I was having a conversation with close friend this morning. He was expressing frustration with a customer not moving forward on a particular deal. At the height of his frustration, my friend said: “We can have such a Monstrous Impact on the customer, why won’t they go through this Change?”
As we drilled down, quickly we discovered the customer agreed the impact could be tremendous, but the change was also Monsterous. Their reality was they were so focused on the day to day activities that regardless how compelling the benefit they could achieve, they chose to ignore it.
The other day, I was involved in a similar conversation with another sales person. She couldn’t understand, “we offer such superior value to what they are doing now, why won’t they change?”
It somehow seems illogical, if we can get a tremendous benefit for our companies, if we can manage the risks of the project, why not invest, even though it is a very big effort? What’s keeping the customer from moving forward?
Customers, however, may see it differently. It’s a natural reaction, customers equate Monstrous Impact with Monstrous Change!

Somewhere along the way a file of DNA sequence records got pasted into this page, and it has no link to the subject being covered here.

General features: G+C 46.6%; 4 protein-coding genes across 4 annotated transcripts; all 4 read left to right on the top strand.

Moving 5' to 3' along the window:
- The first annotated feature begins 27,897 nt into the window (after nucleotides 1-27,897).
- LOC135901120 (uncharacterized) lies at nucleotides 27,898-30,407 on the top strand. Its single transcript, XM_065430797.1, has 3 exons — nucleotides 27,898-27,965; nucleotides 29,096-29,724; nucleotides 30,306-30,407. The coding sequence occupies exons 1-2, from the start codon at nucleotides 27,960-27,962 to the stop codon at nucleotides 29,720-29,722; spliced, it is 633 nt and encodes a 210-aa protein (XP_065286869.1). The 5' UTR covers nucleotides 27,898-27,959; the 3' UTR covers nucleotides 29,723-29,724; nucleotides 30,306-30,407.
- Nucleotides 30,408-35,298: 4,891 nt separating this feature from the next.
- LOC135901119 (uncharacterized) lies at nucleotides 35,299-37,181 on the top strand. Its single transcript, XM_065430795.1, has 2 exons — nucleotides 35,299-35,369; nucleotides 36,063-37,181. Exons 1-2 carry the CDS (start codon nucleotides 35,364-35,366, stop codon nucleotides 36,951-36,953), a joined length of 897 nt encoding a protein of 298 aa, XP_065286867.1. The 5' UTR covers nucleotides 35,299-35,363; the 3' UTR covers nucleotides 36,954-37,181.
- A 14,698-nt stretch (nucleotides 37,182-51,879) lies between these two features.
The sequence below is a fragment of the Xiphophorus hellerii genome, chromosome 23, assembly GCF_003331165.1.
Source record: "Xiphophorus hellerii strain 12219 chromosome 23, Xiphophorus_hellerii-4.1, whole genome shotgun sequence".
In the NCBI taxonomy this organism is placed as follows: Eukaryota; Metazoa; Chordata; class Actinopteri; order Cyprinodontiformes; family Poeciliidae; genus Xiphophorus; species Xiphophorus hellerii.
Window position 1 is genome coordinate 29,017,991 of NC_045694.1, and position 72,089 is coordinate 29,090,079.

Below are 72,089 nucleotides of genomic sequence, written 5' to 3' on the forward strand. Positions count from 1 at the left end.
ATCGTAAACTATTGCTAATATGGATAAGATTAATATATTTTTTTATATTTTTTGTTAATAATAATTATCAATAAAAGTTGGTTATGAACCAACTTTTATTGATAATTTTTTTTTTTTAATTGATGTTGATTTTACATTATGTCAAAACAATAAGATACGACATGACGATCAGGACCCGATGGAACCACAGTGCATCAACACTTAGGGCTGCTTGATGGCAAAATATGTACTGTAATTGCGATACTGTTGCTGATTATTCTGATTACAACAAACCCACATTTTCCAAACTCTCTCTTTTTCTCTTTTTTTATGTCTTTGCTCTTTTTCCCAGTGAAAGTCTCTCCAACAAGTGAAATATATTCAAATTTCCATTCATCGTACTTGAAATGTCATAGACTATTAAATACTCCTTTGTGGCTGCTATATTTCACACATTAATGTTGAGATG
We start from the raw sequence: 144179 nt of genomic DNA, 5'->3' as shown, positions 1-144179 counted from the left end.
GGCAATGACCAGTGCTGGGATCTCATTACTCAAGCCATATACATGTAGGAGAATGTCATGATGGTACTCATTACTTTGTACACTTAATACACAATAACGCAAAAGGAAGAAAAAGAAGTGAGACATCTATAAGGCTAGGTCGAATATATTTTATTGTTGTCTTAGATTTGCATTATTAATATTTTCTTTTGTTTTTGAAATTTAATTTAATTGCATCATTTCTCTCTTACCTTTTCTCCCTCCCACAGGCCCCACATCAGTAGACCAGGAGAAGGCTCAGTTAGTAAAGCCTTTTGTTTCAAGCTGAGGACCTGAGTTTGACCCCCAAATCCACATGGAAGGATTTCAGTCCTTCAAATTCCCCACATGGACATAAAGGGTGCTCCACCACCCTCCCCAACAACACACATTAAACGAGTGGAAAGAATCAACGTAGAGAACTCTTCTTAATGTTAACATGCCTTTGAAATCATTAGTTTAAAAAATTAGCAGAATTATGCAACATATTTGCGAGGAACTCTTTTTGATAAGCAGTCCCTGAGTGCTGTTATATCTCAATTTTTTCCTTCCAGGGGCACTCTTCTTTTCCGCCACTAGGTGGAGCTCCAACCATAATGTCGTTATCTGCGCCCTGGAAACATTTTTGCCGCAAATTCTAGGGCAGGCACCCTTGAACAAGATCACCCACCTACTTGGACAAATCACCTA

The reality of our customers’ lives is very difficult. Customers are time poor, they have too much to do, too few resources to do them. Customers don’t have time to consider major initiatives or monstrous change. To many, getting through the week, the month, the quarter is all they can see or do. I don’t think I’m overstating it, by saying that most of our customers just want to get by.
Getting the “Big Things” done, regardless how compelling, is just not in the cards. Stated another way, they are so busy fighting the alligators, they don’t have time to drain the swamp.
So how are we going to be successful? We have to present our solutions in a context that fits their current reality. We have to recognize they are fighting to survive. We have to simplify, eliminate the complexity. We have to provide leadership in showing a series of little steps they can take to get Monstrous Returns. Most importantly, we have to be there helping them take these little steps, assuring their success and moving them on to the next little step.
Our path to sucess is meeting the customers in their reality and showing them the little steps that can produce Monsterous Results! Until we do that, we are spinning our wheels and frustrating the customer.
As a side note, there are two outstanding books that give great advice on dealing with this issue. The first is Jill Konrath’s Snap Selling. The second is Tom Peter The Little Big Things. Both are valuable and insightful reads.